New Plant Breeding Techniques – 12 reasons to regulate these ‘New GMOs’ | By European Coordination Via Campesina

GMOs are “organisms, with the exception of human beings, in which the genetic material has been altered in a way that does not occur naturally by mating and/or natural recombination” ~ definition of GMOs in Article 2 of the European Directive 2001/18 that regulates GMOs.

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These genetic manipulations can unpredictably generate many unexpected and concealed effects that represent health and environmental risks. The patents they are given threaten the right of peasants and family farmers to use their own seeds, the right of individuals to choose their food, and food sovereignty.

Thus, it should come as no surprise that the people of Europe massively reject GMOs. Are GM plants definitively something of the past, on their way to the dustbin of history along with all the other old useless inventions that are unsafe and even dangerous for humanity and the planet?

A beguiling refrain has been implying this for some time now, promising a series of “new breeding techniques” that would be clean, surgical, fully controlled and without any risk whatsoever. According to this refrain, these New Breeding Techniques, or NBTs, should above all not be classified as GMOs so as not to block their ongoing development. But what are these NBTs really?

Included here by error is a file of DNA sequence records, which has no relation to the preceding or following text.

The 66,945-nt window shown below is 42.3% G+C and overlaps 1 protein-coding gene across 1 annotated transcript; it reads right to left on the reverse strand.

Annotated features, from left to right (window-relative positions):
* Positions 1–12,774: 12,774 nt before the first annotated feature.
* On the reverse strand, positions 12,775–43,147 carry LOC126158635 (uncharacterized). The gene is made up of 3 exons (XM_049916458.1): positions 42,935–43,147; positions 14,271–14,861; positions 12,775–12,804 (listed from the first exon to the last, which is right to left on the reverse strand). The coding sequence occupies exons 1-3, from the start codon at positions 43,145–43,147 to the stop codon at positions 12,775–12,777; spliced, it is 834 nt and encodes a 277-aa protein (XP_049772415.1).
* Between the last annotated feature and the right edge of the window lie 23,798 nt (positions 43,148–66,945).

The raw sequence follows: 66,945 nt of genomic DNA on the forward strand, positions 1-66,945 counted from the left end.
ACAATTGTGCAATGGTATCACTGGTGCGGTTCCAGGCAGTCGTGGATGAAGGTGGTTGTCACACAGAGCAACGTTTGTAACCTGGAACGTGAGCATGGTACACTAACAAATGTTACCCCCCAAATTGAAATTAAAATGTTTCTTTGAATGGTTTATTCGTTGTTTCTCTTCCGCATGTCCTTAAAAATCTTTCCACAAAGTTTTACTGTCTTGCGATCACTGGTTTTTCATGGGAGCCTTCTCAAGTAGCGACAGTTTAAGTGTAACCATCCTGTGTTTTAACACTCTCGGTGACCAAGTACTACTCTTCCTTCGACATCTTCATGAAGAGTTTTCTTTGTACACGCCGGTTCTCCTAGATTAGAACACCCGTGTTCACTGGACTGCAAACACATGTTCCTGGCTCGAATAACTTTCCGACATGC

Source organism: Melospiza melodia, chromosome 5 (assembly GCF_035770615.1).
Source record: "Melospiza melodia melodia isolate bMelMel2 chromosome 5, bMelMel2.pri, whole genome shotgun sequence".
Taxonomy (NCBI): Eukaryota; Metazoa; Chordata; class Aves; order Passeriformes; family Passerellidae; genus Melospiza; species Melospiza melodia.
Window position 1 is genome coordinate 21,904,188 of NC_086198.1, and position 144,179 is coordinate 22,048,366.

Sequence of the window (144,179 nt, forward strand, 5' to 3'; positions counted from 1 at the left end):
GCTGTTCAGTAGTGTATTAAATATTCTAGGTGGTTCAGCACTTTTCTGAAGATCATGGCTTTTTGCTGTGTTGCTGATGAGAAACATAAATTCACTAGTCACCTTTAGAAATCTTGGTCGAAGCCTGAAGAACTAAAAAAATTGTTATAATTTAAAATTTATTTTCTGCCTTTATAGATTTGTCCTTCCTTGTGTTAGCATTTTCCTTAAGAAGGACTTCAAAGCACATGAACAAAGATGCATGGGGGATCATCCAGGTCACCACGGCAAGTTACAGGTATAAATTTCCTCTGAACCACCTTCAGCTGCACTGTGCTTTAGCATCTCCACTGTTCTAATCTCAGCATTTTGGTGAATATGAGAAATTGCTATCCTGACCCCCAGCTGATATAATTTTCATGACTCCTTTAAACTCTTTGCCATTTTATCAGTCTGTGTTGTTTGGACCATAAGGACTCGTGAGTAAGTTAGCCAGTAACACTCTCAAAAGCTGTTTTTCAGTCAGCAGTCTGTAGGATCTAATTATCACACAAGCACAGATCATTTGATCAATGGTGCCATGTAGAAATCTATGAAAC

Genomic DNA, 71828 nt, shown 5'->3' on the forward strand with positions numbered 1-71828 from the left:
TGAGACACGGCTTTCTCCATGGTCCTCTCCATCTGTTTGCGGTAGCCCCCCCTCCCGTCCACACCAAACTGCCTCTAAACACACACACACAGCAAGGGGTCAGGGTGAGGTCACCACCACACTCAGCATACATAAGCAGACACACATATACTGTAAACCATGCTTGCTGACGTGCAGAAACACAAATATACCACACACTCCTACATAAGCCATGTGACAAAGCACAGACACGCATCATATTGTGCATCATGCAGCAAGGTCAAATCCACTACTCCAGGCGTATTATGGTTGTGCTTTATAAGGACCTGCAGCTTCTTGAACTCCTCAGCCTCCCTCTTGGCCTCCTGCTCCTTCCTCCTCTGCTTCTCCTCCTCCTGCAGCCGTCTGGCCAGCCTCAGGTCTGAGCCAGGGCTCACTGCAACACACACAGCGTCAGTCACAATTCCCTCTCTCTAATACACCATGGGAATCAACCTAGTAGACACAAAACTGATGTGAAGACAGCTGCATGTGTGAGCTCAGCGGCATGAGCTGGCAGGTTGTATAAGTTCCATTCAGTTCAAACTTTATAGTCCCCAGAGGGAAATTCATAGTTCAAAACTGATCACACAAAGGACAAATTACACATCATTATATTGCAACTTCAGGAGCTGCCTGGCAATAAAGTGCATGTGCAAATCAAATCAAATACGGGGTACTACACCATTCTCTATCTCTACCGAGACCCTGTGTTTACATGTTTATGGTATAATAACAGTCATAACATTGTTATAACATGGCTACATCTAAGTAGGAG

The biotechnology industry uses the term “New Plant Breeding Techniques” to refer to a diverse set of genetic engineering techniques claiming that they are not GM when in reality they are. Doing so the Seed biotechnological industry would like to avoid having the products issued by these techniques regulated as GMOs and intends, thus, to hide those GMOs from EU consumers who are fundamentally against GMOs.

The New Breeding Techniques that are currently being developed consist in: (1) artificially inserting into plant cells biological material (genetic sequences and/or proteins) intended to cause genetic alterations; (2) inserting into plant cells a transgene from the same plant family; (3) inserting into plant cells a transgene intended to alter some of their genes, then eliminating this transgene while keeping the new intended and unintended genetic traits it enabled; (4) grafing onto a transgenic plant another plant that is not transgenic. The latter will receive all the genetic and chemical components which are conveyed with the sap of the GM rootstock.

As with transgenic GMOs, the first of these plants are herbicide tolerant. Their cultivation would necessarily increase the presence of pesticide residues in the soil and water, as well as in our food.

European Coordination Via Campesina has released a paper that lists 12 reasons why these ‘New GMOs’ must be regulated.

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